33
and G
44
;the linear coupling of G
44
with G
12
and G
21
provides us
with the integrator of two-dimensional problems in dispersive dielectrics.
Finally,we note that our cellular automaton can be improved by using the
results of Suzuki (1990,1991).Motivated by applications to the QuantumMonte
Carlo simulations,Suzuki found approximations to the operator expðKxðACBÞÞ
in the form
e
t
1
A
e
t
2
B
e
t
3
A
e
t
4
B
.e
t
m
A
;
with explicitly constructed t
j
,such that the method is Oðx
mC1
Þ for small x.
Naturally,our problem fits into Suzuki’s scheme well and his technique can be
applied to make the accuracy of our CA still higher.
6.Final remarks
In conclusion,we have proposed an extension of Białynicki-Birula’s algorithm
suitable for the numerical study of propagation in simple metals as well as
inhomogeneous and dispersive dielectrics.The algorithm is conceptually
extremely simple,since it only requires elementary properties of Pauli matrices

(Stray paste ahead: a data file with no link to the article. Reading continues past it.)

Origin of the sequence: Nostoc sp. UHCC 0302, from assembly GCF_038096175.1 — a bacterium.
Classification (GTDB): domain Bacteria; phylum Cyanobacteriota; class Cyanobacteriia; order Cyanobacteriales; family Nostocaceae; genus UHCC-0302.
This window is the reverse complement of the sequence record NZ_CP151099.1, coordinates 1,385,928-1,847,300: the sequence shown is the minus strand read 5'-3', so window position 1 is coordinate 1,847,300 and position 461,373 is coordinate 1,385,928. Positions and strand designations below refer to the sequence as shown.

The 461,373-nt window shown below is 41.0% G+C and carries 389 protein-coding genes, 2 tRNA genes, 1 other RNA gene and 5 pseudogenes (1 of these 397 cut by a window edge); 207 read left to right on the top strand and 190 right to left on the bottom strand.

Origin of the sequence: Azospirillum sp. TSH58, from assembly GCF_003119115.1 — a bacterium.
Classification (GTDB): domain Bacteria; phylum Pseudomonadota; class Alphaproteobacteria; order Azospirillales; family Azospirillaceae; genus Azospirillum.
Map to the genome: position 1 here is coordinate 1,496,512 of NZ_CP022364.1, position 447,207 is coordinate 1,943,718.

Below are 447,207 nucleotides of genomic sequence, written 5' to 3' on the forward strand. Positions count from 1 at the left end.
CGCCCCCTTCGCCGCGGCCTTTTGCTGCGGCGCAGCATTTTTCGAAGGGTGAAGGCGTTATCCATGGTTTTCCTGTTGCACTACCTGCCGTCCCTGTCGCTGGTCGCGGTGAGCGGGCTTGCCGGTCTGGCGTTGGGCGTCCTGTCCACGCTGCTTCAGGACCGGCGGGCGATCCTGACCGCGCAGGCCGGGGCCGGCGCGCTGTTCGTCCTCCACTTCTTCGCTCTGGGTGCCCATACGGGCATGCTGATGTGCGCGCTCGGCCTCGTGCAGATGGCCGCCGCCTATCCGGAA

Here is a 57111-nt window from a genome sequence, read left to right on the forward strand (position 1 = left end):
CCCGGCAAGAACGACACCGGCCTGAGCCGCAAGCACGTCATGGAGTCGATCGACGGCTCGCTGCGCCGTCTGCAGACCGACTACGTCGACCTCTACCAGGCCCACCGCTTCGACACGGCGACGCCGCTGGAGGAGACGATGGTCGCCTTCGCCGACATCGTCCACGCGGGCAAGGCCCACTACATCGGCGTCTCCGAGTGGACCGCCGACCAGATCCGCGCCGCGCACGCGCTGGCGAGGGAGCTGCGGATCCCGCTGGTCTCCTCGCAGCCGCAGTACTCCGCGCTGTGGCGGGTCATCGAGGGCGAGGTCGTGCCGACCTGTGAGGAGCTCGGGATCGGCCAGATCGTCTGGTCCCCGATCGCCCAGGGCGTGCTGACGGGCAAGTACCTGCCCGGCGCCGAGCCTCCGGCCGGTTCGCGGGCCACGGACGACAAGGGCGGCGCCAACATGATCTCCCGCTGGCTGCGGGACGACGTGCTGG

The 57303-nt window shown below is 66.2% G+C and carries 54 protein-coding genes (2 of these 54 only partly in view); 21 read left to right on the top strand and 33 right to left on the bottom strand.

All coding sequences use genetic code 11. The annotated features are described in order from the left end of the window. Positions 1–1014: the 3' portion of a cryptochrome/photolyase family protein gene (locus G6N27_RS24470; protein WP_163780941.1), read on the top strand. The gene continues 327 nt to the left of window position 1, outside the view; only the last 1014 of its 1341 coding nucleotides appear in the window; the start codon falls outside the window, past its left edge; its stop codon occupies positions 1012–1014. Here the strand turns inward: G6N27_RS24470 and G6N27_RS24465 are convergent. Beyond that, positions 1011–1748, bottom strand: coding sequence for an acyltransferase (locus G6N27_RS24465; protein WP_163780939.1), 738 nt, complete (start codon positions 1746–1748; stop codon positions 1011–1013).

and it is very easy to implement.Indeed,a F
ORTRAN
77 code to implement BBA
contains just a few tens of lines,including declarations and input–output
instructions (see electronic supplementary material).Although from the point of
view of numerical analysis BBA forms just a specific explicit scheme to integrate
hyperbolic equations,it has distinct advantages in being an example of a
quantumcellular automaton and providing within another context a natural link
to the path-integral representations of the Weyl and Dirac particles.BBA seems
to offer an alternative to the Laplace-transformation approach and other
methods of solving the wave propagation problems in dispersive materials,and
allows generalizations to multi-dimensional and nonlinear problems where the
Laplace transformation becomes inefficient.
We have seen that the application of the algorithmto the case of one dielectric
interface leads to the amplitudes of reflected and refracted waves with small
values of the errors.In our future research,we plan to employ the algorithm
described above to the analysis of propagation in two-dimensional media and in
systems with moving dielectric walls and layers.Work is already underway on
two-dimensional as well as on nonlinear variants of BBA that are suitable for an
investigation of forerunners in Maxwell–Bloch systems.
M.W.J.gratefully acknowledges financial support from the Alexander von Humboldt Foundation
and J.M.A.A.is supported by a Royal Commission for the Exhibition of 1851 Research Fellowship.
This work has also been supported in part (for A.O.) by the Polish State Committee for Scientific
Research,grant no.PBZ-KBN-044/P03/2001.